Hungary university leaders attend EP hearing
Speaking at the hearing attended by Hungarian rectors, researchers and students, Bela Merkely said that the Council decision adopted on December 15, under which the universities managed under a new model and their students cannot participate in the Erasmus and Horizon programmes in 2024, led to damage not related to the protection of EU funds.
The decision will cause irreversible and disproportionate damage and will adversely affect both the scientific and student communities of the universities, Merkely said.
All this without any objections from the European Commission or the Council of the European Union regarding the operation of the university, he argued. The decision on the universities managed under the new model did not contain any justification, which would clarify or explain the sanctions imposed on Semmelweis, he added.
Merkely noted that Semmelweis University appealed to the Court of Justice of the European Union to represent the interests of its teachers, researchers and students. It would like to see “this exclusionary decision withdrawn”, and to ensure that in the future no sanctions are imposed on a higher education institution without a precise assessment of how and when it has violated the rule of law and the harm it has caused to the EU, he added.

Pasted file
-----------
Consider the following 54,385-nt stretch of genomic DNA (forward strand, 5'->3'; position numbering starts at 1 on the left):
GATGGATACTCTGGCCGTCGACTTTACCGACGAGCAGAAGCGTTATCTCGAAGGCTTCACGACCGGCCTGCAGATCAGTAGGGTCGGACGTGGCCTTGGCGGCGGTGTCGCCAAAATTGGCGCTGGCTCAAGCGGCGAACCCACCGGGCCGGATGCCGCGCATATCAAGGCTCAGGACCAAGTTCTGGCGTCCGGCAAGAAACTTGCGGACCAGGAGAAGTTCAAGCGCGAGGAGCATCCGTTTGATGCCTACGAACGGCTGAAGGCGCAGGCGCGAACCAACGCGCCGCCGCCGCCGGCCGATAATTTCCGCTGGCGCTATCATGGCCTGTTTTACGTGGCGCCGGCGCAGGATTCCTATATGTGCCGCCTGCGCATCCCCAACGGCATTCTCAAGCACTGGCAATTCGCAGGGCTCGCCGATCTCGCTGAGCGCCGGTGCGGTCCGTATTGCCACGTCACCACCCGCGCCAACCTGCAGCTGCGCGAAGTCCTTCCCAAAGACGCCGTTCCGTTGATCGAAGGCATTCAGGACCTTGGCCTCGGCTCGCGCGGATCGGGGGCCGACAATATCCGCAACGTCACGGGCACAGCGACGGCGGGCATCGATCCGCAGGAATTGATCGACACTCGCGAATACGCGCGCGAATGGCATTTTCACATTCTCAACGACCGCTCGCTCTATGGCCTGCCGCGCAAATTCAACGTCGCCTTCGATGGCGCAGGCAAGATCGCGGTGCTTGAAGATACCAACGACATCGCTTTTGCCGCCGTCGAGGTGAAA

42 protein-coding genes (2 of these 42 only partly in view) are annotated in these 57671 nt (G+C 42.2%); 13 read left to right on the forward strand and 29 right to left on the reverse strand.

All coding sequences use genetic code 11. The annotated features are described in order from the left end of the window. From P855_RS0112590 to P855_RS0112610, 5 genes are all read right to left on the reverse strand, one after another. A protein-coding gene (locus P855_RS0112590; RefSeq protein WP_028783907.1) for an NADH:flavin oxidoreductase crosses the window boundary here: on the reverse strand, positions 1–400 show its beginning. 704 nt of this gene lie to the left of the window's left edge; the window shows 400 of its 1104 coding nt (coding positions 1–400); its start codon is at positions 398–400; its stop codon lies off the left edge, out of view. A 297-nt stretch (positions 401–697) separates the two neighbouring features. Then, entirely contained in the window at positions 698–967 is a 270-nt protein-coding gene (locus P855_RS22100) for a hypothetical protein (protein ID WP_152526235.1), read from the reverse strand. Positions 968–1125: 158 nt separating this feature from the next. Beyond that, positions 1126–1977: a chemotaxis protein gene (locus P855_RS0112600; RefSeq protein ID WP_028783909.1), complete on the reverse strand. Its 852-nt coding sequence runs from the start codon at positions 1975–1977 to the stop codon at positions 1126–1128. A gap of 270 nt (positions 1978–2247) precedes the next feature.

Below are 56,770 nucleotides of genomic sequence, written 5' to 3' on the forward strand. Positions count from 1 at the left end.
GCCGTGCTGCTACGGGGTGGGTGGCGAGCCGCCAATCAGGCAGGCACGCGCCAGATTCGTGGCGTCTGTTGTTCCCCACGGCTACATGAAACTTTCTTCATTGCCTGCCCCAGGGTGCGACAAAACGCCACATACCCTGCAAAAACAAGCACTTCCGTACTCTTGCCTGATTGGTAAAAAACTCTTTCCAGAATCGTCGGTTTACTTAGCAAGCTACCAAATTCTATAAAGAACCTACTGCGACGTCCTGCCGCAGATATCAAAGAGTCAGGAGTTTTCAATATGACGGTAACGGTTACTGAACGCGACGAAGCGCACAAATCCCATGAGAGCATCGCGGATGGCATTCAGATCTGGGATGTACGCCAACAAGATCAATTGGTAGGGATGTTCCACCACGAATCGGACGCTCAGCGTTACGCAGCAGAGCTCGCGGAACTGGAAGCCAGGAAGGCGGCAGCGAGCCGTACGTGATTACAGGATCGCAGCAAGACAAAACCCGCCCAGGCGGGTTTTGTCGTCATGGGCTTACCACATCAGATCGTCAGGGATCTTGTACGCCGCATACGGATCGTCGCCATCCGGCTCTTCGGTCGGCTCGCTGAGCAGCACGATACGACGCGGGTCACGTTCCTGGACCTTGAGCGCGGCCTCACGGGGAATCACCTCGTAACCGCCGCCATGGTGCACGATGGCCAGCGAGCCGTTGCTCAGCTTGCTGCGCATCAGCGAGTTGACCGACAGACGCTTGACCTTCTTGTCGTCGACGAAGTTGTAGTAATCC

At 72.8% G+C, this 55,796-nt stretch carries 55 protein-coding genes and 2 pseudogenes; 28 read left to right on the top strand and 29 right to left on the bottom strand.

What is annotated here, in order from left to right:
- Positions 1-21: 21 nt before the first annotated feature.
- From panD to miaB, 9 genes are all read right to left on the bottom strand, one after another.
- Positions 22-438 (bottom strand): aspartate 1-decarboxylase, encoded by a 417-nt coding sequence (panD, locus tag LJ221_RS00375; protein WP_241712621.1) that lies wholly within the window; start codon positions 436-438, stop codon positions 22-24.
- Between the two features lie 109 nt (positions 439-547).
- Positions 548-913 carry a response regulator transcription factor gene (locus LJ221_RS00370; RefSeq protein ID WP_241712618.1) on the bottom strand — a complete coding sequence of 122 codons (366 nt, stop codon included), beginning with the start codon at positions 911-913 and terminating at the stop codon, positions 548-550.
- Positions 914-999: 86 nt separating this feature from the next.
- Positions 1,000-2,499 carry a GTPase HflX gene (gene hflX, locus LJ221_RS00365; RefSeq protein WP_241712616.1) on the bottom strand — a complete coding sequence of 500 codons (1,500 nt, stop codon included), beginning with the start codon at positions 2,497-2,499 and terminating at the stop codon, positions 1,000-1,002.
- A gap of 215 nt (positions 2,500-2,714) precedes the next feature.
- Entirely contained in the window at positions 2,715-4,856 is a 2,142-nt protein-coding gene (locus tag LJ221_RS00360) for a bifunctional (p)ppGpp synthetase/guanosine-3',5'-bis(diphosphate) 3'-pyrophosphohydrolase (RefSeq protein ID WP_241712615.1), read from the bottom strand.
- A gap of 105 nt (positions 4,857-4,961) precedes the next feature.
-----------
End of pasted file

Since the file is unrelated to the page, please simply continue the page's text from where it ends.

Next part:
“We would also like for the universities to be involved in consultations on the measures that affect them,” he said. “We believe that the Council of the EU should revise decisions that exclude Semmelweis University and its researchers from shaping the future, and our students from the free movement and exchange of experience in Europe.”
Levente Kovacs, the rector of Obuda University, said education should be depoliticised. He said the Council decision adopted in December endangered several of the projects the university had applied for and put students, researchers and teachers at a significant competitive disadvantage.
Gyula Kasza, associate professor at the University of Veterinary Medicine Budapest, said the EU’s decision hurt the university’s reputation, leading to “inestimable financial and moral loss”.